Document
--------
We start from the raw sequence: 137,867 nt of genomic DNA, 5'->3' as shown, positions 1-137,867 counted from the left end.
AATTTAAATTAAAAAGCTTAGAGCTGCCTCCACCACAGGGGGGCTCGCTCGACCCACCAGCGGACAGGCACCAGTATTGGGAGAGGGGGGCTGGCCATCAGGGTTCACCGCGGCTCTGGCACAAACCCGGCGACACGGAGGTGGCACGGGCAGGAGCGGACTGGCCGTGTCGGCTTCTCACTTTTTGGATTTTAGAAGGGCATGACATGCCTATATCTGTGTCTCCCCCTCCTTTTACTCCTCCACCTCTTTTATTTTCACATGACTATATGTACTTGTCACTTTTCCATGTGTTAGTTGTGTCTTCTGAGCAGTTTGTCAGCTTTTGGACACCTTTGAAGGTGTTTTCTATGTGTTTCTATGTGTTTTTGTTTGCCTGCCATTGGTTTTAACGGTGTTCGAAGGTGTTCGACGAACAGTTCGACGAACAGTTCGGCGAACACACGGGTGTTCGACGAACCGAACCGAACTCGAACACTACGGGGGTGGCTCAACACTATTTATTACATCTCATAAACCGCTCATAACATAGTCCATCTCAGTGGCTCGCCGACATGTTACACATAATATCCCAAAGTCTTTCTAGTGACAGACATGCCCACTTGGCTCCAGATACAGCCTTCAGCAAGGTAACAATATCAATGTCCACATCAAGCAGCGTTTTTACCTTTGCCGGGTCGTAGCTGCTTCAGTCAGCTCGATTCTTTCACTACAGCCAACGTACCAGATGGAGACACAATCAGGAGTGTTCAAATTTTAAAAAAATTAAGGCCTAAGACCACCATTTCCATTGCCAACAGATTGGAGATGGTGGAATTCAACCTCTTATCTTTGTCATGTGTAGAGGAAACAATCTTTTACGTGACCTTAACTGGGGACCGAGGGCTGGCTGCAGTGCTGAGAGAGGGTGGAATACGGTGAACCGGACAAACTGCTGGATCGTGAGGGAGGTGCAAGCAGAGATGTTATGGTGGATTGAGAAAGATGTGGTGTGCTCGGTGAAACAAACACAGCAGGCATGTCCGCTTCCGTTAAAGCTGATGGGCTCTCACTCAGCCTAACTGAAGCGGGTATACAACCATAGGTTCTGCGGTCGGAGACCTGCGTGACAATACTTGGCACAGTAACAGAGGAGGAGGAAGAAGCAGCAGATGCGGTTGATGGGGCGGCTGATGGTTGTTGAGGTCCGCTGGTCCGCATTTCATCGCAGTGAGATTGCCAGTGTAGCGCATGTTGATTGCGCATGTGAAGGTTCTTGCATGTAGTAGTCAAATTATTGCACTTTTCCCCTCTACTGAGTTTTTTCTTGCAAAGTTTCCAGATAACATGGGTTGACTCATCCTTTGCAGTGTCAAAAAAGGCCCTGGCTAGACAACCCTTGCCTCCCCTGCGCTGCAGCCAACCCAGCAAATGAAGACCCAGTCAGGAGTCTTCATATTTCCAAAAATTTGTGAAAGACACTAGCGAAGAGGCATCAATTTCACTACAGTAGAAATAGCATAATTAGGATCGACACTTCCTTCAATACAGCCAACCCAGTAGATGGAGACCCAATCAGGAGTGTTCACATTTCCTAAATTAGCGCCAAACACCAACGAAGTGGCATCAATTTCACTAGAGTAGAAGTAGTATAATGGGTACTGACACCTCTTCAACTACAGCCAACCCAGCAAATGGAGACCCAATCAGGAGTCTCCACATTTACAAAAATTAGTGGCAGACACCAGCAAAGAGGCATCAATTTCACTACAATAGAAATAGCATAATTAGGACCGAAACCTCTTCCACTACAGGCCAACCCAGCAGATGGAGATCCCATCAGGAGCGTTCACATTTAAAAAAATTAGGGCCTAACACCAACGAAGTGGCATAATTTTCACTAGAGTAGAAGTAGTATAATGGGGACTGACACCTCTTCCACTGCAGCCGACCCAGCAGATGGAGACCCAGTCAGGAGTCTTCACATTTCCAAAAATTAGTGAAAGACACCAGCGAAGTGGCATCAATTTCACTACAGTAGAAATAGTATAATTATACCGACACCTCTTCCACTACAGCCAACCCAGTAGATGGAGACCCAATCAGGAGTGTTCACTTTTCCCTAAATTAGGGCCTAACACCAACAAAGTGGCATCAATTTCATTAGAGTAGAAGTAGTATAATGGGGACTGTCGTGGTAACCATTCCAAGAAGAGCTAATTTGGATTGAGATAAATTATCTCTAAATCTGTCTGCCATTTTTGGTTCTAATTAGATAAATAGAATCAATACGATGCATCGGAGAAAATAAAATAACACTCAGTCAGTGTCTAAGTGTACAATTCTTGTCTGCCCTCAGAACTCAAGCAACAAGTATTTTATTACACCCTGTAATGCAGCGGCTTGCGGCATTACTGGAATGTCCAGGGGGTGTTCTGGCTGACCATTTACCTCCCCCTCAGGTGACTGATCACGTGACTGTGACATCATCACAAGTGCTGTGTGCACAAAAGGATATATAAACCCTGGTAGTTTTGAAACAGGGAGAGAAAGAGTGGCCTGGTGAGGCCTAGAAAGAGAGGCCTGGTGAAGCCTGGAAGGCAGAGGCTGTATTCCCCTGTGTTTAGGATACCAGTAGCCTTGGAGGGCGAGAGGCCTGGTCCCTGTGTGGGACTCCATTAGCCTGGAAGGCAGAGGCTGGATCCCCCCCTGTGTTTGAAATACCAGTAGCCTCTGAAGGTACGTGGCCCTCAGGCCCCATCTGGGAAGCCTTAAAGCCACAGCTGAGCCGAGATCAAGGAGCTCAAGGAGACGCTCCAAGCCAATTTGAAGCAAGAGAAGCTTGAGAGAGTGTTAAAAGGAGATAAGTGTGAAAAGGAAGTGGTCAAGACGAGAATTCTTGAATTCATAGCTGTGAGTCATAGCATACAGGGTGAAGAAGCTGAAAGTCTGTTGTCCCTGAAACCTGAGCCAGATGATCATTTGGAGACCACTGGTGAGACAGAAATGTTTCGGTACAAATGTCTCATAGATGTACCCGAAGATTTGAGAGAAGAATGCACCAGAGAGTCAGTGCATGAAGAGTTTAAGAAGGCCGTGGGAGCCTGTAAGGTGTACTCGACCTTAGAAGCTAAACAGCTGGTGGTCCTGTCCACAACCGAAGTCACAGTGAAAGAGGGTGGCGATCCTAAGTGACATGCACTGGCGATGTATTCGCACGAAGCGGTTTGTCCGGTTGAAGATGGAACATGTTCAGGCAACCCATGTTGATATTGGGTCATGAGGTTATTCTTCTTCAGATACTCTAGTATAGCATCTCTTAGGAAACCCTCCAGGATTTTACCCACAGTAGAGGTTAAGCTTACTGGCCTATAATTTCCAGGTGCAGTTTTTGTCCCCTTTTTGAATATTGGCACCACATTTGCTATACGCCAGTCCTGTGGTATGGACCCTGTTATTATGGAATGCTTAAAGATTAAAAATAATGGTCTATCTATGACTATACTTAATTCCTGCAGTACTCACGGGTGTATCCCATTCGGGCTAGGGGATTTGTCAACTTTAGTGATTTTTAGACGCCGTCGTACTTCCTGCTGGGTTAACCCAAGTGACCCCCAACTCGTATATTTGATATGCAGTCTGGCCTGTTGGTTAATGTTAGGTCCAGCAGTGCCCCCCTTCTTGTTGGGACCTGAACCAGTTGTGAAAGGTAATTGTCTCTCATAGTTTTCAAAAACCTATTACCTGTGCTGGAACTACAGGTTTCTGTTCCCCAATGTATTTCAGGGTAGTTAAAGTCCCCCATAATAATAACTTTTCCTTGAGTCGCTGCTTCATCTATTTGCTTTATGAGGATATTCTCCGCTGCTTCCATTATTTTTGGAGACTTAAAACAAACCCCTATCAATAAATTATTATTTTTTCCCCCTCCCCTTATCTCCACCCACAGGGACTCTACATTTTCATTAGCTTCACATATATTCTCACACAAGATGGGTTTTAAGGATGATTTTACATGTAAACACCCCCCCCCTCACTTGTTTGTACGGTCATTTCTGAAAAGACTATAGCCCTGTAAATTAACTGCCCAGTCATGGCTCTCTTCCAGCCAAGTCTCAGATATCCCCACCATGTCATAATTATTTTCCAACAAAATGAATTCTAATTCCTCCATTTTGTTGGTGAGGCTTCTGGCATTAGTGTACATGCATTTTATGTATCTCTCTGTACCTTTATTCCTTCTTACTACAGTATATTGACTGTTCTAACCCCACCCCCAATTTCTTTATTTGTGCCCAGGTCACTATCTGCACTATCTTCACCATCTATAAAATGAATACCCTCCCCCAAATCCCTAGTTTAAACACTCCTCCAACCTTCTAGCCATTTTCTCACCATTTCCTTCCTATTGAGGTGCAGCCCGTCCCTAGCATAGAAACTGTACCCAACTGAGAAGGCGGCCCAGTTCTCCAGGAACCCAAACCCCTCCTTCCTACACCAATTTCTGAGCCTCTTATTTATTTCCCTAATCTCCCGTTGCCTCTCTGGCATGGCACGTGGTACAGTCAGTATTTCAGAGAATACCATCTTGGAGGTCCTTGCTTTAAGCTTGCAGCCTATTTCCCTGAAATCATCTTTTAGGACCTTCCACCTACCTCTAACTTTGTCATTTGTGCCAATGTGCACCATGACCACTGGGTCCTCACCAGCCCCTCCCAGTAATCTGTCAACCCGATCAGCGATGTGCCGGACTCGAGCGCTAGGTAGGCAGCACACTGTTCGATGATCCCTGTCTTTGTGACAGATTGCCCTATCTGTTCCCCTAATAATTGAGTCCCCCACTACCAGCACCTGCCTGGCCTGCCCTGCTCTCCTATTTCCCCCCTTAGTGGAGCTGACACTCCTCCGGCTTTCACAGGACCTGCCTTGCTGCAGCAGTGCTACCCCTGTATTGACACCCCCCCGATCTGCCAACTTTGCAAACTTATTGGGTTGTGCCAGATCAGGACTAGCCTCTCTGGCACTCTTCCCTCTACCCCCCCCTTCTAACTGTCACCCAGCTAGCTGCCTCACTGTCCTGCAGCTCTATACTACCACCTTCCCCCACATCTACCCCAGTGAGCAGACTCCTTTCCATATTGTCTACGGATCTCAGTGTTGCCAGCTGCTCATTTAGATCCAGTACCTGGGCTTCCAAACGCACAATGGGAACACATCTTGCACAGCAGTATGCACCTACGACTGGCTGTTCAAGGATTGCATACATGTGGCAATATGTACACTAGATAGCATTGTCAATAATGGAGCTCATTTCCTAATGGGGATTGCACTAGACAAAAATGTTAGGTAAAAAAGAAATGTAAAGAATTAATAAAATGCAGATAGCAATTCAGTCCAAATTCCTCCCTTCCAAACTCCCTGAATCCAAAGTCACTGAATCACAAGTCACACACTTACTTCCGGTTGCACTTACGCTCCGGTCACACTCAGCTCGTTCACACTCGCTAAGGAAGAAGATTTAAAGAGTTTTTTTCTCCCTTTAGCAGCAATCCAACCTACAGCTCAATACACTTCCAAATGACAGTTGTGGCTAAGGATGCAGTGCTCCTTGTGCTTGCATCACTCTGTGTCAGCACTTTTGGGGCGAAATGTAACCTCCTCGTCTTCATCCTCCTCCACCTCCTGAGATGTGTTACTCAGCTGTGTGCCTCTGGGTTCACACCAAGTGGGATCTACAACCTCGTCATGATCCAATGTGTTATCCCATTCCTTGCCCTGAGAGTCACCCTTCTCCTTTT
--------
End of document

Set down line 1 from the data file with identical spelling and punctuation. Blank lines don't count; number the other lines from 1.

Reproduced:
We start from the raw sequence: 137,867 nt of genomic DNA, 5'->3' as shown, positions 1-137,867 counted from the left end.